Here is another Patel’s quote that says something about his real attitude towards marketing.
“To get the best results, you need to take a proactive and strategic approach to your marketing.”
This indicates that Patel understands that creating a great product is not enough to compete successfully.
If two companies with superb products compete, which will win? Of course, the one that doesn’t neglect marketing.
Marketing is an efficient means of turning your company into a brand, and Mr.Patel understands it very well.
“‘It’s all about the product.’ Have you ever heard that if you build a product that’s good enough, you’ll win? Here’s the thing: products don’t win. Businesses do”
says Alex Turnbull, founder and CEO of Groove.
Let’s look at an interesting example of the Navilytics company. Its founder and developer, Conner Hewitt, built a web analytics tool that didn’t succeed.
In his outspoken post, “The Most Important Lesson of Building and Running My Own SaaS Startup,” he confesses that his most important failure was believing that if he built an amazing product, it would sell itself.
Shortly after the release of his product he learned that he had a competitor called Hotjar. Hotjar offered a product with similarly high quality, and was released at the same time as Navilytics. The only significant difference between them was that Hotjar was engaged in marketing even before the release of their product, such as social media ads, email and content marketing.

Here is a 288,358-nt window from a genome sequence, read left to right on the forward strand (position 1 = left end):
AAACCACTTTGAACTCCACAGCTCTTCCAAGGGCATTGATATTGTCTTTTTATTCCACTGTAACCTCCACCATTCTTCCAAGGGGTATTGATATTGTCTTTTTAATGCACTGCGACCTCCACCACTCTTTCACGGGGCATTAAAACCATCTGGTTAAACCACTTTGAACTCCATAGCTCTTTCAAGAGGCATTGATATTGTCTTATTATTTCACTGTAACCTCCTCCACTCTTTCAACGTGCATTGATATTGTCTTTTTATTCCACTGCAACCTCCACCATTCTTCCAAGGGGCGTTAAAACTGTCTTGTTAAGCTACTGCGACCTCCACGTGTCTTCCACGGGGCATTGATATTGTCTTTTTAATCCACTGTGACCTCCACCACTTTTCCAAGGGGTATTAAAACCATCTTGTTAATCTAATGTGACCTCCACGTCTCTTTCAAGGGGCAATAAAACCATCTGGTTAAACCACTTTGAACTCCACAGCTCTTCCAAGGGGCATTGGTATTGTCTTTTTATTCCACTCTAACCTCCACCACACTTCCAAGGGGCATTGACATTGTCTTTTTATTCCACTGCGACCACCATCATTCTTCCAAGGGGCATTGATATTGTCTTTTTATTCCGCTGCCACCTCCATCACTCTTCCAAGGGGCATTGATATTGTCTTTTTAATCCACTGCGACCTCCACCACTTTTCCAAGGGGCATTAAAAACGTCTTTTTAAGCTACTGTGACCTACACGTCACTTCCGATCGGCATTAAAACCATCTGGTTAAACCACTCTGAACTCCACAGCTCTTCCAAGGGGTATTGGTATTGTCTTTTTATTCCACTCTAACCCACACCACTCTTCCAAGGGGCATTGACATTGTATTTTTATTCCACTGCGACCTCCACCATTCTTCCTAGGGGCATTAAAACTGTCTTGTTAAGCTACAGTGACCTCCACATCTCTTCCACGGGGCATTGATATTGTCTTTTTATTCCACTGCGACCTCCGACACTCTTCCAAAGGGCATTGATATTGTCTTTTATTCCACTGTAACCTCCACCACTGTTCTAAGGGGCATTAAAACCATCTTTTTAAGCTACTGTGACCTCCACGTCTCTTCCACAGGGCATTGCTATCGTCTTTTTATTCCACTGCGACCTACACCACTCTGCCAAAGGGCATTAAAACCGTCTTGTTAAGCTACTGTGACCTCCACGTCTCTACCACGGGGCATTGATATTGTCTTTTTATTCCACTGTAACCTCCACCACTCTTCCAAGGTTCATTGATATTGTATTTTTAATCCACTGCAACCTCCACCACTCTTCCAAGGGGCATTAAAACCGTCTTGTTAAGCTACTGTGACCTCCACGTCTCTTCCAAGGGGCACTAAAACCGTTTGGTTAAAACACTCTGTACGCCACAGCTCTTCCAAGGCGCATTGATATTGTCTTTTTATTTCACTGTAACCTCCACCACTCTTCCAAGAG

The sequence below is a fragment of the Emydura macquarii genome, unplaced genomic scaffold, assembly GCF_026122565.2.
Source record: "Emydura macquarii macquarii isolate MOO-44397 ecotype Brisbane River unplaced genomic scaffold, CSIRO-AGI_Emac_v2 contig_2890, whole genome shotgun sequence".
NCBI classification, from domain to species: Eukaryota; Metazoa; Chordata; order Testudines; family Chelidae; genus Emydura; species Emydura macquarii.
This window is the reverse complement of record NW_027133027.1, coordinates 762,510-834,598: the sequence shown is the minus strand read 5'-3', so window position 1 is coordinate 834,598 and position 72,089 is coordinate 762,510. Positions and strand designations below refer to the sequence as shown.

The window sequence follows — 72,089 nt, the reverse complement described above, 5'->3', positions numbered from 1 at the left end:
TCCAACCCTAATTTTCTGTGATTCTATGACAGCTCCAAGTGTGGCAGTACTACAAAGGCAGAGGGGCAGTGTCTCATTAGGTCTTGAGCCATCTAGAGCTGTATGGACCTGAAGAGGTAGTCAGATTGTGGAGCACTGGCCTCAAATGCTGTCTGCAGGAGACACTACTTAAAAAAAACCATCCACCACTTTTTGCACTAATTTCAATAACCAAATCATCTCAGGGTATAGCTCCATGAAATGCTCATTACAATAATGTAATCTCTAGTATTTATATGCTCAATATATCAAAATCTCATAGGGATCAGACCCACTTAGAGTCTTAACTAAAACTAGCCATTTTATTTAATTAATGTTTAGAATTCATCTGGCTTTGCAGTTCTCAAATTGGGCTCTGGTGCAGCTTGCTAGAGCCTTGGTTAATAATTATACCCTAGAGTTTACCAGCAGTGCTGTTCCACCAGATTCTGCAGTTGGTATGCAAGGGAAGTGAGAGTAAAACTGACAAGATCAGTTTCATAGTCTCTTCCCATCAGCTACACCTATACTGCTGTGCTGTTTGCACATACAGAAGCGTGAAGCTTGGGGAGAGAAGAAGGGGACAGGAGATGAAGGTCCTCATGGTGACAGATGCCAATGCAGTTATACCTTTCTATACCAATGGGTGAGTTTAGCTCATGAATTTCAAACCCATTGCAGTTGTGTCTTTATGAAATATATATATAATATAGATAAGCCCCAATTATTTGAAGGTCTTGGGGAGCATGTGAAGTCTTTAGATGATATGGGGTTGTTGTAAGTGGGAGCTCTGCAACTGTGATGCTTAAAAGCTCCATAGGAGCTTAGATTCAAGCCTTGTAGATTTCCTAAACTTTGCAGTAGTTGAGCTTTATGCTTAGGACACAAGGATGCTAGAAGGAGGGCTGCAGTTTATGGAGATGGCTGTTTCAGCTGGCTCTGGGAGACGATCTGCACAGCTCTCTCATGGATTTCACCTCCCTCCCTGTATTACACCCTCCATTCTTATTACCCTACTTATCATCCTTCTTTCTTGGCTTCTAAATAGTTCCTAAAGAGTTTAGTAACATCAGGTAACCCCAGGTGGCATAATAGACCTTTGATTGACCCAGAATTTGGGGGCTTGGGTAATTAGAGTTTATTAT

“This was genius. It was so creative and worked so well, in fact, that people have blogged about it, and you see this strategy being used now by a large number of startups.”
By the time Hotjar finished their beta period, they already had almost 60,000 subscribers.
At the time that Hewitt’s post was published, January 21, 2017, his Navilytics tool had only 600 to 700 users, compared to 200,000 for Hotjar.
One of the most important conclusions that Hewitt draws at the end of his post is, “Focus everything around marketing, not your product.”
Therefore, companies that claim they require no marketing strategies are cunning.
Read more: How to Come Up With Hundreds of Content Topics for CRM Companies (with 13 Grab-and-Go Ideas Inside!)
Let’s go back to Trello. Michael Pryor said that users market their product. But later he stated, “Up until recently our marketing was almost 100% organic. It wasn’t until about a year ago that we started focusing our marketing and hiring a marketing team. A few months ago we hired a CMO.”
It seems that even companies that rely on product quality eventually hire marketing people; they stop relying solely on word of mouth.
Perhaps no one really takes the “just build an awesome product” strategy seriously.
Something to Keep in Mind
Many people believe that making a superb SaaS product is sufficient to achieve success. It is true that creating a useful and user-friendly software is essential, because people won’t use or recommend a tool they don’t like.
But the strategy of “just building an awesome product” isn’t effective. Even those who say it often take actions that contradict their words.
Here are a few interesting summary thoughts to take away from this article:
Do you believe that awesome SaaS products do the self-promotion job, so no SaaS marketing is needed? Or are you the fan of the “marketing comes first” approach?
Let us know what you think!